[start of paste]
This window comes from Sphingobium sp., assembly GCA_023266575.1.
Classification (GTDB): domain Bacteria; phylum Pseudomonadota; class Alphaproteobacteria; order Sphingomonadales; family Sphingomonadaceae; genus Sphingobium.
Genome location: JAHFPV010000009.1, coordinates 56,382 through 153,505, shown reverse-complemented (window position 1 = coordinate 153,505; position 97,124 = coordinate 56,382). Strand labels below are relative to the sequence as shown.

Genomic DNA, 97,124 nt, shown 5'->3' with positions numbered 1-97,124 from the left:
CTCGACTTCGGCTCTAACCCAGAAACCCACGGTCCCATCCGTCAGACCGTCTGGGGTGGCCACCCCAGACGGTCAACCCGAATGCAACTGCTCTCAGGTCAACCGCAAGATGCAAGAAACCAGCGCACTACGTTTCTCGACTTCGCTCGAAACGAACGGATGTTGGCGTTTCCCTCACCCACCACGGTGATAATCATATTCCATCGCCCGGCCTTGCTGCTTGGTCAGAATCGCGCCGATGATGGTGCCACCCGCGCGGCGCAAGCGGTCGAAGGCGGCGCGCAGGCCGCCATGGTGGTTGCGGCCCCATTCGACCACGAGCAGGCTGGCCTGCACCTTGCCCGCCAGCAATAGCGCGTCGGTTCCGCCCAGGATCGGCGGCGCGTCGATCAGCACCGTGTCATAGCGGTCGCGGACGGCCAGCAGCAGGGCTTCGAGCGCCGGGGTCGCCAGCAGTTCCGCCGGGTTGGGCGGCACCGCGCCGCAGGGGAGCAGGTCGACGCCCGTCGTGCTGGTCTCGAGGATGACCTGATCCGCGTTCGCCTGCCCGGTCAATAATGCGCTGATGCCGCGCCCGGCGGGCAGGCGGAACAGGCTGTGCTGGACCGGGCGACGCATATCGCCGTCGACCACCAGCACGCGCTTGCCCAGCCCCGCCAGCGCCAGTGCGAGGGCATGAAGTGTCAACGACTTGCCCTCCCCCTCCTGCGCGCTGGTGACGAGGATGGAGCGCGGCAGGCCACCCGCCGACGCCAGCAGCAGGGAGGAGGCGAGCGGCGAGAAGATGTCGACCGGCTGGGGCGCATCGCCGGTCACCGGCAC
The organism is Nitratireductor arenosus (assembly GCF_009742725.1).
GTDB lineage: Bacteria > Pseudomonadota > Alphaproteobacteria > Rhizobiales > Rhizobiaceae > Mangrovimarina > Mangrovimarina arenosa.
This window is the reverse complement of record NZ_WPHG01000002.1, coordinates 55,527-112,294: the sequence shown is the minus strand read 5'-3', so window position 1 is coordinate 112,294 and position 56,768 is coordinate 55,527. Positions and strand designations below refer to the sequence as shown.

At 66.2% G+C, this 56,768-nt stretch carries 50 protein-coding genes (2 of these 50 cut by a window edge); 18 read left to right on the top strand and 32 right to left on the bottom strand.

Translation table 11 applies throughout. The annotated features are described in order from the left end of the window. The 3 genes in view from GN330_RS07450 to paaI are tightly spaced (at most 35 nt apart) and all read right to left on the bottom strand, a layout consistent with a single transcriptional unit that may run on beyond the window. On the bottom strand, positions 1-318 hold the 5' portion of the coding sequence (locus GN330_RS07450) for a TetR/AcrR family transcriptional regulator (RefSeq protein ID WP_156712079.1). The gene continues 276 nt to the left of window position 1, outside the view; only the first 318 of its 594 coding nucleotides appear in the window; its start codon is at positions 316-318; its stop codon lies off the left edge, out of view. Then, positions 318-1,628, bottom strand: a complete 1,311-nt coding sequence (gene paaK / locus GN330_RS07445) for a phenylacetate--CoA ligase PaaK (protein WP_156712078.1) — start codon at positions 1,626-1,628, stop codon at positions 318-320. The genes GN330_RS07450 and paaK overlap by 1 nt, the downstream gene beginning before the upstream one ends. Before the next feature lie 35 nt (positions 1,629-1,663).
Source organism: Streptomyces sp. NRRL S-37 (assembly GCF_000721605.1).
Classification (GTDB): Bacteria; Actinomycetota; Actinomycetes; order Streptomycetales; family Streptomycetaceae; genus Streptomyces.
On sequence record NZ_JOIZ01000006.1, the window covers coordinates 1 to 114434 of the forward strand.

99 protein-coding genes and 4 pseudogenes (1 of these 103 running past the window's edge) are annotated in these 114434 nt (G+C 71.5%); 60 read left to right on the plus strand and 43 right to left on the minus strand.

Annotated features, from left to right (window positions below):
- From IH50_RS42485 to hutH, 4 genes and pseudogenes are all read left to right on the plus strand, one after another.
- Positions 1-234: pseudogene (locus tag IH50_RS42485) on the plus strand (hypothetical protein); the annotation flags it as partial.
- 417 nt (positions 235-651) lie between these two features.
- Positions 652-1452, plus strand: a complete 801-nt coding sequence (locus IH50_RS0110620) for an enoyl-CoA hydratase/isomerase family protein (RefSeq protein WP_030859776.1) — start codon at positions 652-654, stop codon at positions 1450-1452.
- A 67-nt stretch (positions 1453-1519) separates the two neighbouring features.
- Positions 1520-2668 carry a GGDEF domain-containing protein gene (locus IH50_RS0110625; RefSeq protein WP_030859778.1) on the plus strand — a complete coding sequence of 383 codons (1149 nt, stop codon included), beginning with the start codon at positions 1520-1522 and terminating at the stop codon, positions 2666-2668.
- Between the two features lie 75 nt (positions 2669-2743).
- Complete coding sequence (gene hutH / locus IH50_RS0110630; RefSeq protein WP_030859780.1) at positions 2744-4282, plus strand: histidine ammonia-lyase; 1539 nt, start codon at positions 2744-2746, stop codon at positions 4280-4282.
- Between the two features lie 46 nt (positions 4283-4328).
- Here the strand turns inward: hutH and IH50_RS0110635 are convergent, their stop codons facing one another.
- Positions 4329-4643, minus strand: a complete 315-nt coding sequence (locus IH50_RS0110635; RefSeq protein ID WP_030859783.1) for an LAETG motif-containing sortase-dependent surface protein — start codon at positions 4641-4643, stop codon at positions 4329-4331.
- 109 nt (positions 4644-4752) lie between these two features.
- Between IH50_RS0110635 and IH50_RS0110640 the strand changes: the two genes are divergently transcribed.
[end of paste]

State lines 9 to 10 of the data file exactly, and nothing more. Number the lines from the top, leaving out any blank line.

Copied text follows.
At 66.2% G+C, this 56,768-nt stretch carries 50 protein-coding genes (2 of these 50 cut by a window edge); 18 read left to right on the top strand and 32 right to left on the bottom strand.

Translation table 11 applies throughout. The annotated features are described in order from the left end of the window. The 3 genes in view from GN330_RS07450 to paaI are tightly spaced (at most 35 nt apart) and all read right to left on the bottom strand, a layout consistent with a single transcriptional unit that may run on beyond the window. On the bottom strand, positions 1-318 hold the 5' portion of the coding sequence (locus GN330_RS07450) for a TetR/AcrR family transcriptional regulator (RefSeq protein ID WP_156712079.1). The gene continues 276 nt to the left of window position 1, outside the view; only the first 318 of its 594 coding nucleotides appear in the window; its start codon is at positions 316-318; its stop codon lies off the left edge, out of view. Then, positions 318-1,628, bottom strand: a complete 1,311-nt coding sequence (gene paaK / locus GN330_RS07445) for a phenylacetate--CoA ligase PaaK (protein WP_156712078.1) — start codon at positions 1,626-1,628, stop codon at positions 318-320. The genes GN330_RS07450 and paaK overlap by 1 nt, the downstream gene beginning before the upstream one ends. Before the next feature lie 35 nt (positions 1,629-1,663).